Sleep No More is like no other play you’ve ever seen or participated in. It is an adaptation of Macbeth, but instead of taking place on a stage with an audience sitting dutifully in its seats, it takes place in a six story warehouse which participants are free to roam at their leisure. It’s high art which allows the audience the ability to wander around like they’re in a living video game.
Having heard about Sleep No More for years, when I found myself in New York, I took the opportunity to go see the show. Even the exterior of the “theater” proclaims the show’s uniqueness. There is no grand signage, no flashing lights, just black doors and security.
The inside was dim, and a clerk dressed like Warren G. Harding was still president handed me my “room key.” The room key was in fact a playing card, an eight of hearts. The clerk told me to take the stairs to my right.
The stairs were absolutely dark. I had to feel my way forward, the railing my only guide. The stairs ended in a hall, or what I thought might be a hall. It was difficult to tell, as it was still pitch black. I could not escape the sensation that someone or something would, at any moment, reach out to grab me. Every terrible thing I’d seen at every haunted house I’d ever been to rose in my mind to fill the dark. I lurched forward.
The passageway twisted and turned. Soon, I heard music. Jazz. And there was light! Light at last. And I found myself in what looked like a speakeasy. A man with a purring British accent mounted the stage to encourage us all to drink some absinthe, introduce his giggling fiancee who looked like she’d been poured into her dress, and tell us that anyone with room keys four, five, or six should move to the right.
I bought some absinthe, and awaited the calling of my key. I didn’t have to wait long.
The fiancee ushered me and eight others into another room, and gave us all masks. We were told there were two rules in Sleep No More. You must say nothing, and always wear your mask.
We were loaded into a freight elevator like cattle, and went up.
I was released into what appeared to be a mental hospital. Creaking beds, each with a medical chart beside it, awaited patients. Except for one, which was occupied by a woman in a bathrobe covered in blood. She was not wearing a mask.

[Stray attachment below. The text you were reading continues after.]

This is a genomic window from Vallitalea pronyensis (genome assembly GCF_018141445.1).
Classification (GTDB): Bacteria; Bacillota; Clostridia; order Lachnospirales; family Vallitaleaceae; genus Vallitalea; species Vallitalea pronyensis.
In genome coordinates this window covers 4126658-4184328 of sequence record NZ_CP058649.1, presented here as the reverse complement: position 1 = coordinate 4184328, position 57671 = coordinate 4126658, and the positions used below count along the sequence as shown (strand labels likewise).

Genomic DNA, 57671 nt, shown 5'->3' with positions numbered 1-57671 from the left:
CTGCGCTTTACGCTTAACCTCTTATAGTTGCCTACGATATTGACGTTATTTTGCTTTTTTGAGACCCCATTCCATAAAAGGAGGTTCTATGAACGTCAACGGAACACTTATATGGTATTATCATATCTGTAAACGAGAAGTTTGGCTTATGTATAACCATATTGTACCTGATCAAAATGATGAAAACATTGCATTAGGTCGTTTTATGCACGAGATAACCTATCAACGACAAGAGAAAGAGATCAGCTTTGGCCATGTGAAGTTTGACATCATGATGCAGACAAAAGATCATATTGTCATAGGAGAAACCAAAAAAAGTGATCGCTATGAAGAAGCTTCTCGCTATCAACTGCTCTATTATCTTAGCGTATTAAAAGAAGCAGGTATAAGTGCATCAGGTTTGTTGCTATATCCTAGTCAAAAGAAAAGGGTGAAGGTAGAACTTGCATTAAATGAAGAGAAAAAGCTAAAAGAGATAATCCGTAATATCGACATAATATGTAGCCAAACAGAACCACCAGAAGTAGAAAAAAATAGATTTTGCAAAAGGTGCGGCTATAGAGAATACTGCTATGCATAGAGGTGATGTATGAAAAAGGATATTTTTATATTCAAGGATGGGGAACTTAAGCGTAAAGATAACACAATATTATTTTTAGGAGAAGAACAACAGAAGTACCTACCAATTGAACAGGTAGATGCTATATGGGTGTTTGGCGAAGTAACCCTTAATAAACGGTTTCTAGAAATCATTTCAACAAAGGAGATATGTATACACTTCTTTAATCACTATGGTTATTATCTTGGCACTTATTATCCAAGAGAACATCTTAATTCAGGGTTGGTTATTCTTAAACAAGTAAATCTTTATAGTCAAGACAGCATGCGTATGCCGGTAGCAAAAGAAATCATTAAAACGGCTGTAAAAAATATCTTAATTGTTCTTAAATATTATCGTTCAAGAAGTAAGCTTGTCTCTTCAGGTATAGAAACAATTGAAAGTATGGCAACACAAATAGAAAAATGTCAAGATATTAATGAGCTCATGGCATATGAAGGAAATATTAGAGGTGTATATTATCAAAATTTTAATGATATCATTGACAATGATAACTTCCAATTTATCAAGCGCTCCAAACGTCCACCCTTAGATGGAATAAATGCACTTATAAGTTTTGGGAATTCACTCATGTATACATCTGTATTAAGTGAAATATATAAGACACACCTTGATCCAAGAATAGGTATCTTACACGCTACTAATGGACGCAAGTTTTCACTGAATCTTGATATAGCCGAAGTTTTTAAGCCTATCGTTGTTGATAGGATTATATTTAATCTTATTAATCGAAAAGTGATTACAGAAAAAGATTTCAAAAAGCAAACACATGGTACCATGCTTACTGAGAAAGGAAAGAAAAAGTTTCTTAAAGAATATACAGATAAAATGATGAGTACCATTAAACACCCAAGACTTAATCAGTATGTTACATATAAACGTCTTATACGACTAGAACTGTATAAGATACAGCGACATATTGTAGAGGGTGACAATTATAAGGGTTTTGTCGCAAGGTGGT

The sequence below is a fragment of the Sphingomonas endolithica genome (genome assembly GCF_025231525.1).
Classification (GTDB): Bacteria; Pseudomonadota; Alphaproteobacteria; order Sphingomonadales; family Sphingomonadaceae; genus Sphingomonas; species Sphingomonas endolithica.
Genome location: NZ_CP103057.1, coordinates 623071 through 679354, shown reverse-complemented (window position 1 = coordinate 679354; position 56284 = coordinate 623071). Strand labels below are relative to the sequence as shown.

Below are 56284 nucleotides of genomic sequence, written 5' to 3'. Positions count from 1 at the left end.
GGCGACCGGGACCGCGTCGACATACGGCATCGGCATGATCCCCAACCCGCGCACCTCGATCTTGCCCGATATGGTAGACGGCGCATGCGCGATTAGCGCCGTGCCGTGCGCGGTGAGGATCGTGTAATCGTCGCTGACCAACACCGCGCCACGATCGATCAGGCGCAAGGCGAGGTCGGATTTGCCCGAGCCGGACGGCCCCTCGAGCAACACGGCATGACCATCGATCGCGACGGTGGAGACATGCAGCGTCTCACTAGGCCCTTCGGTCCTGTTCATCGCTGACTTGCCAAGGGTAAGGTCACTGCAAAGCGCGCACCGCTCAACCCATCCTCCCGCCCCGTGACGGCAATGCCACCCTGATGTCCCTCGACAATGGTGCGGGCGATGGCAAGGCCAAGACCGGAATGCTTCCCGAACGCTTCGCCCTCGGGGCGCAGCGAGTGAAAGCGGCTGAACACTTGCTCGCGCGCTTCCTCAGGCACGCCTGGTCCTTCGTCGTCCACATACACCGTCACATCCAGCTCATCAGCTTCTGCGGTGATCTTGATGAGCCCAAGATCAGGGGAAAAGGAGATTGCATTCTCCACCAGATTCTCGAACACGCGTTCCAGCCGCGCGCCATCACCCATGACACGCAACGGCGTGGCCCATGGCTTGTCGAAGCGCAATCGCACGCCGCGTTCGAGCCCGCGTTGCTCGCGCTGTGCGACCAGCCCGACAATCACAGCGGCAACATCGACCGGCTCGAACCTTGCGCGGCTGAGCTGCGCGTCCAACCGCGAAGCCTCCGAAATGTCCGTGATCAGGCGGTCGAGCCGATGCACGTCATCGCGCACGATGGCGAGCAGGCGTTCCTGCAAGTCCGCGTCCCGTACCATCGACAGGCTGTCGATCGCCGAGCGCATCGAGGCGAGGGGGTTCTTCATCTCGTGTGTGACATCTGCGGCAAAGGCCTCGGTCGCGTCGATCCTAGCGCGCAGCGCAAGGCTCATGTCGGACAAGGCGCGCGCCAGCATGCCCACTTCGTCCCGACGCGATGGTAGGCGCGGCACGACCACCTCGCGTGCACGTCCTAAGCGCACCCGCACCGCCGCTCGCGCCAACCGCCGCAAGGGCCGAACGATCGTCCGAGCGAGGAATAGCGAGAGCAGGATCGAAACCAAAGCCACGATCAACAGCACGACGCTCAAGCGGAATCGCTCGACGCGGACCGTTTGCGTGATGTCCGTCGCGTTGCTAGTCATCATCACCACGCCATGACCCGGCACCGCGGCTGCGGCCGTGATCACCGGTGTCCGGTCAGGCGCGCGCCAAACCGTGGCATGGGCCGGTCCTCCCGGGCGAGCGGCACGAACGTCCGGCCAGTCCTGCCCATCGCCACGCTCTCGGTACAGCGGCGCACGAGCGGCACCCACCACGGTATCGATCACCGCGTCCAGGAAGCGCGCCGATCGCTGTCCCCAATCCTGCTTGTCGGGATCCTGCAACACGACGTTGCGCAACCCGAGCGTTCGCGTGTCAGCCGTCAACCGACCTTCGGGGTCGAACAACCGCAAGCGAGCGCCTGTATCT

A nurse arrived and took the bloody woman to a room filled with bathtubs. She disrobed, and began to wash the blood away.
The next two hours were spent chasing characters through the dark and shadowy halls of the warehouse. I saw a nurse in a surgical theater, writhing as though she was possessed. I got lost in a candy store stacked from floor to ceiling with jars of goodies, any of which I could open and eat from, if I dared. I watched a man, choke another man to death with a pillow. I was so close I could see the sweat dribble down his face.
Later, men came to carry the body away in a sort of funeral procession. I scampered to get in front of it. I sliced open my finger, and I was so preoccupied with watching the death march that I didn’t notice it until I was bleeding through my pants.
And so I blooded myself at Macbeth. Perhaps that is the strongest recommendation I can make for Sleep No More. It is so engrossing, so absorbing, and so immersive, you won’t notice you cut yourself until you’re bleeding through.
Behold the greatness of Sleep No More here.
For readers of Geek & Sundry, it is worth seeing because it is theater with the exploratory ethos of gaming. No one at Sleep No More tells you where to go or what to see. You are as free as Link exploring Hyrule, or a band of adventurers journeying across the Forgotten Realms.
Sleep No More is something new, and there’s gaming in its blood.